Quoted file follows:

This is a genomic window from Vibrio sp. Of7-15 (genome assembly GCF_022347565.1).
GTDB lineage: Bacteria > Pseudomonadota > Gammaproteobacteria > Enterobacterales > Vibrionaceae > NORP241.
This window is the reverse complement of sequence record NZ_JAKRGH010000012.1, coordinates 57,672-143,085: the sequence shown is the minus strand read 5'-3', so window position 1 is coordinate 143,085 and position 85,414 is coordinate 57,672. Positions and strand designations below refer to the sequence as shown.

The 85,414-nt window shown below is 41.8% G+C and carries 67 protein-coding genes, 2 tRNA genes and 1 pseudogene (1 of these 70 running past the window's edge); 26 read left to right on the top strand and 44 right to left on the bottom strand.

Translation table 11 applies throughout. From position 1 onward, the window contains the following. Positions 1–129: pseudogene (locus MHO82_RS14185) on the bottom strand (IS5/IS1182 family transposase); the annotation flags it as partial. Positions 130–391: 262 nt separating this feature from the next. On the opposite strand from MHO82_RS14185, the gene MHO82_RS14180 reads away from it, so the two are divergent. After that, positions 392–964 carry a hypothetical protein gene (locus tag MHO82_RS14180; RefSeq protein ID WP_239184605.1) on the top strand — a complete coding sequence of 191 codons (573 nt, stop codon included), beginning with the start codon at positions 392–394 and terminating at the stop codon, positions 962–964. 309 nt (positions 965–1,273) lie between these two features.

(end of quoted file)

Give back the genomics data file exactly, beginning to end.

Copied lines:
This is a genomic window from Vibrio sp. Of7-15 (genome assembly GCF_022347565.1).
GTDB lineage: Bacteria > Pseudomonadota > Gammaproteobacteria > Enterobacterales > Vibrionaceae > NORP241.
This window is the reverse complement of sequence record NZ_JAKRGH010000012.1, coordinates 57,672-143,085: the sequence shown is the minus strand read 5'-3', so window position 1 is coordinate 143,085 and position 85,414 is coordinate 57,672. Positions and strand designations below refer to the sequence as shown.

The 85,414-nt window shown below is 41.8% G+C and carries 67 protein-coding genes, 2 tRNA genes and 1 pseudogene (1 of these 70 running past the window's edge); 26 read left to right on the top strand and 44 right to left on the bottom strand.

Translation table 11 applies throughout. From position 1 onward, the window contains the following. Positions 1–129: pseudogene (locus MHO82_RS14185) on the bottom strand (IS5/IS1182 family transposase); the annotation flags it as partial. Positions 130–391: 262 nt separating this feature from the next. On the opposite strand from MHO82_RS14185, the gene MHO82_RS14180 reads away from it, so the two are divergent. After that, positions 392–964 carry a hypothetical protein gene (locus tag MHO82_RS14180; RefSeq protein ID WP_239184605.1) on the top strand — a complete coding sequence of 191 codons (573 nt, stop codon included), beginning with the start codon at positions 392–394 and terminating at the stop codon, positions 962–964. 309 nt (positions 965–1,273) lie between these two features.